The_Fool_on_the_hill
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4/12/2012 9:14:14 PM
Posted: 4 years ago
At 4/12/2012 9:12:59 PM, The_Fool_on_the_hill wrote:
The Biggist problem for the Cosmological argument is that matter cannot be created or destroyed.By law of conservation mass. And by law of none contradiction of existence.

There really is no way around that without being illogical.

Any challengers?
"The bud disappears when the blossom breaks through, and we might say that the former is refuted by the latter; in the same way when the fruit comes, the blossom may be explained to be a false form of the plant's existence, for the fruit appears as its true nature in place of the blossom. These stages are not merely differentiated; they supplant one another as being incompatible with one another." G. W. F. HEGEL
The_Fool_on_the_hill
Posts: 6,071
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4/12/2012 9:16:41 PM
Posted: 4 years ago
<(:6) awww.
"The bud disappears when the blossom breaks through, and we might say that the former is refuted by the latter; in the same way when the fruit comes, the blossom may be explained to be a false form of the plant's existence, for the fruit appears as its true nature in place of the blossom. These stages are not merely differentiated; they supplant one another as being incompatible with one another." G. W. F. HEGEL
The_Fool_on_the_hill
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4/12/2012 9:26:19 PM
Posted: 4 years ago
At 4/12/2012 9:16:41 PM, The_Fool_on_the_hill wrote:
<(:6) awww.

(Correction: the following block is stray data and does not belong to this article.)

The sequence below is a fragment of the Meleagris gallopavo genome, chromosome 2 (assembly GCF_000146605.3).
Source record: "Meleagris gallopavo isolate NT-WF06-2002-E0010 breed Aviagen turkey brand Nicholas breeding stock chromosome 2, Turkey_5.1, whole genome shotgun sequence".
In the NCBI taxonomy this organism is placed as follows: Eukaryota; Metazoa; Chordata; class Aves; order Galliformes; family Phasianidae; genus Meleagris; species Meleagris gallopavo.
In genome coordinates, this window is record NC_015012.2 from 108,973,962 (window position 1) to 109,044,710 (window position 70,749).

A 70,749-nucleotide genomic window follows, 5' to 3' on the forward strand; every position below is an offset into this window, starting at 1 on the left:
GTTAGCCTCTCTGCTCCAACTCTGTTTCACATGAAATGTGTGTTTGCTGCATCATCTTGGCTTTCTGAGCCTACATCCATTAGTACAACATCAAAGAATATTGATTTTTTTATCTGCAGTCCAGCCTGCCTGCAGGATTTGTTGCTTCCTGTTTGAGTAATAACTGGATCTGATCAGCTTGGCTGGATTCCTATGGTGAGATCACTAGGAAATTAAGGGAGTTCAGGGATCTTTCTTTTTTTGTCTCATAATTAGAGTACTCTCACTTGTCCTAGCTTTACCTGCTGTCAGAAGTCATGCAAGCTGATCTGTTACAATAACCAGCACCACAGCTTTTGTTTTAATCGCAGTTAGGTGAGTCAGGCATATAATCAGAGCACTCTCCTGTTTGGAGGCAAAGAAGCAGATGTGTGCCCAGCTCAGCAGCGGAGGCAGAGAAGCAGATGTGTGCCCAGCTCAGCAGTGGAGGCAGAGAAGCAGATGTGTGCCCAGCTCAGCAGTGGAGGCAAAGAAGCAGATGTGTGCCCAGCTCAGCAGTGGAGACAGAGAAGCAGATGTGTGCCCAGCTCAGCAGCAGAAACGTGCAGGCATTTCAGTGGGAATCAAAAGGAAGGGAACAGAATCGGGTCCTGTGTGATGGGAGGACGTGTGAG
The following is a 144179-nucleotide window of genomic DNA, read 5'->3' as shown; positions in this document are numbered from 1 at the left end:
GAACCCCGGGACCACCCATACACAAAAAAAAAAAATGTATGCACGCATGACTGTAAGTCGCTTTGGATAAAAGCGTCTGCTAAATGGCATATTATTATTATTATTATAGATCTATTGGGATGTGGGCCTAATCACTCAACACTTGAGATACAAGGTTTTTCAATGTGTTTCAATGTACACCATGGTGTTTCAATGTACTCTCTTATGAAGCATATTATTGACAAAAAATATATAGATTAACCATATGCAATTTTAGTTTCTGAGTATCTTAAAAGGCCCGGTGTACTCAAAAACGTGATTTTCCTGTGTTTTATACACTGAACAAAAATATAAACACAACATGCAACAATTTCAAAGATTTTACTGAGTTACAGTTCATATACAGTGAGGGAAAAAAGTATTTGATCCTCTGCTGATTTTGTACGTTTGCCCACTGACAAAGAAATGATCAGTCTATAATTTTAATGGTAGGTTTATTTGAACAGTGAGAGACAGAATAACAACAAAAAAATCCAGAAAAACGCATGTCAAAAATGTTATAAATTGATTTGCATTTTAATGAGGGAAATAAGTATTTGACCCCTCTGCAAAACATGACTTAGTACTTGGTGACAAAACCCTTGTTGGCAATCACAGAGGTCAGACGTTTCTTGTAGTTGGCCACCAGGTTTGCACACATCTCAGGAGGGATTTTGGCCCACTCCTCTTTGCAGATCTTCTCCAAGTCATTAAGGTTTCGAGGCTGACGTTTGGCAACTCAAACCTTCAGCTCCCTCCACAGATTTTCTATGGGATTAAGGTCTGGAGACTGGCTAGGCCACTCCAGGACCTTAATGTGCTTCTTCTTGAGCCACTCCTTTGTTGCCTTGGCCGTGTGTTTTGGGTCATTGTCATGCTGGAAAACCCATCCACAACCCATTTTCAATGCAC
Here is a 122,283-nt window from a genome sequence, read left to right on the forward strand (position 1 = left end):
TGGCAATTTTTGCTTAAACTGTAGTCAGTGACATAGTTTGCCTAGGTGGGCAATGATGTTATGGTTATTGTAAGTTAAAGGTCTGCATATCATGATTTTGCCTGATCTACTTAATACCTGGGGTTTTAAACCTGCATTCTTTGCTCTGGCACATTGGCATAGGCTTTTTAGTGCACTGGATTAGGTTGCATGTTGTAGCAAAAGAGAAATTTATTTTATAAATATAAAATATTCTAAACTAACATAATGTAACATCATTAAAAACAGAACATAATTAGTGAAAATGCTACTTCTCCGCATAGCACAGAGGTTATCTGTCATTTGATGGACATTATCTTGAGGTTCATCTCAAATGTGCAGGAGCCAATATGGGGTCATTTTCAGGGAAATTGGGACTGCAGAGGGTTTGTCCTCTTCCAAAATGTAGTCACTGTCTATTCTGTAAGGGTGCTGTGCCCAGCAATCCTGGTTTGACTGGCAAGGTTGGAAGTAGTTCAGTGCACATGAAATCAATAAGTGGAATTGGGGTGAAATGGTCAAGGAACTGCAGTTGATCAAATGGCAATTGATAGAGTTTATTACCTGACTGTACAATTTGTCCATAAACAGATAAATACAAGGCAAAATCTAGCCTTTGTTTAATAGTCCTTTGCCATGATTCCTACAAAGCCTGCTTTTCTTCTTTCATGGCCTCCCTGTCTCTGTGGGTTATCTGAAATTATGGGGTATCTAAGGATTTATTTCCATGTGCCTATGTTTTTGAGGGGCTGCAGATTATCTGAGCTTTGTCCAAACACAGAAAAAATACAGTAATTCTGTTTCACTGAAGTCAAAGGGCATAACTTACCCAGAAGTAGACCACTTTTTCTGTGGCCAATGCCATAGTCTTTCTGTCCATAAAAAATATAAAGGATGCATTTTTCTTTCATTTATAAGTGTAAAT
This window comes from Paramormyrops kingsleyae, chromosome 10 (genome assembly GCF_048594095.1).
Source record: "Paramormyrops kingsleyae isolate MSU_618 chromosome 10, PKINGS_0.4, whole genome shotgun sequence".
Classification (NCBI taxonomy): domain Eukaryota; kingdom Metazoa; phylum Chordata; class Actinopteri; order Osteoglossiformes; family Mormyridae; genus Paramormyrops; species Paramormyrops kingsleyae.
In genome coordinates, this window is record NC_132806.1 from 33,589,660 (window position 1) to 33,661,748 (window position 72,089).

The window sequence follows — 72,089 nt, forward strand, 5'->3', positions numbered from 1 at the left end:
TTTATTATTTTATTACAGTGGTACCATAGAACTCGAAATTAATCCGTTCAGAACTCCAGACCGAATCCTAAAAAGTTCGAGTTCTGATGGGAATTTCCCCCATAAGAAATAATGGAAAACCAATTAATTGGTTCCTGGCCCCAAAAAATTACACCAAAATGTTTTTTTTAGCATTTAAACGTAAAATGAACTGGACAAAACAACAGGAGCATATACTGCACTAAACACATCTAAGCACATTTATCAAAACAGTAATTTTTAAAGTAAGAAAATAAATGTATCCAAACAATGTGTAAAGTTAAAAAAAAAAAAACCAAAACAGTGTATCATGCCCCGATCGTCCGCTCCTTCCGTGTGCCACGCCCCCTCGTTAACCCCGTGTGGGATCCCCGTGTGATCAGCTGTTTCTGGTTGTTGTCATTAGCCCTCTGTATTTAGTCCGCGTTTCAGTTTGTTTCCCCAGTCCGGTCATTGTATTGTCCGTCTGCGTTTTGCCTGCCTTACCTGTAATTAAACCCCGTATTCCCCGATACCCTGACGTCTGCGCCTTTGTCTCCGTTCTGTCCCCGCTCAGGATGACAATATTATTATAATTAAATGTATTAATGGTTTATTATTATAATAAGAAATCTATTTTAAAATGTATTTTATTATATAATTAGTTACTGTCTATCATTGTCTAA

Its a philosophers sin to avoid refutation.
"The bud disappears when the blossom breaks through, and we might say that the former is refuted by the latter; in the same way when the fruit comes, the blossom may be explained to be a false form of the plant's existence, for the fruit appears as its true nature in place of the blossom. These stages are not merely differentiated; they supplant one another as being incompatible with one another." G. W. F. HEGEL
Rational_Thinker9119
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4/13/2012 9:13:43 PM
Posted: 4 years ago
At 4/12/2012 6:50:06 PM, popculturepooka wrote:
At 4/11/2012 5:29:24 PM, Rational_Thinker9119 wrote:
Argument from Physical Minds in a nutshell

"Since all known minds are dependent on brains, there are probably no minds that don't depend on brains. But God is conceived of as a mind that doesn't depend on a brain. Therefore, God probably does not exist."


Kalam Cosmological Argument in a nutshell


"Since all known things that begin have causes, there are probably no things that begin that don't have causes. The universe is conceived of as something that began. Therefore, the universe probably had a cause"


Except the key premise in the KCA isn't construed as an inductive generalization - it's construed as a metaphysical principle that's known a priori (not a posteriori). That we don't see anything pop into existence out of nothing only confirms that this principle seems to have good warrant. Your parity fails.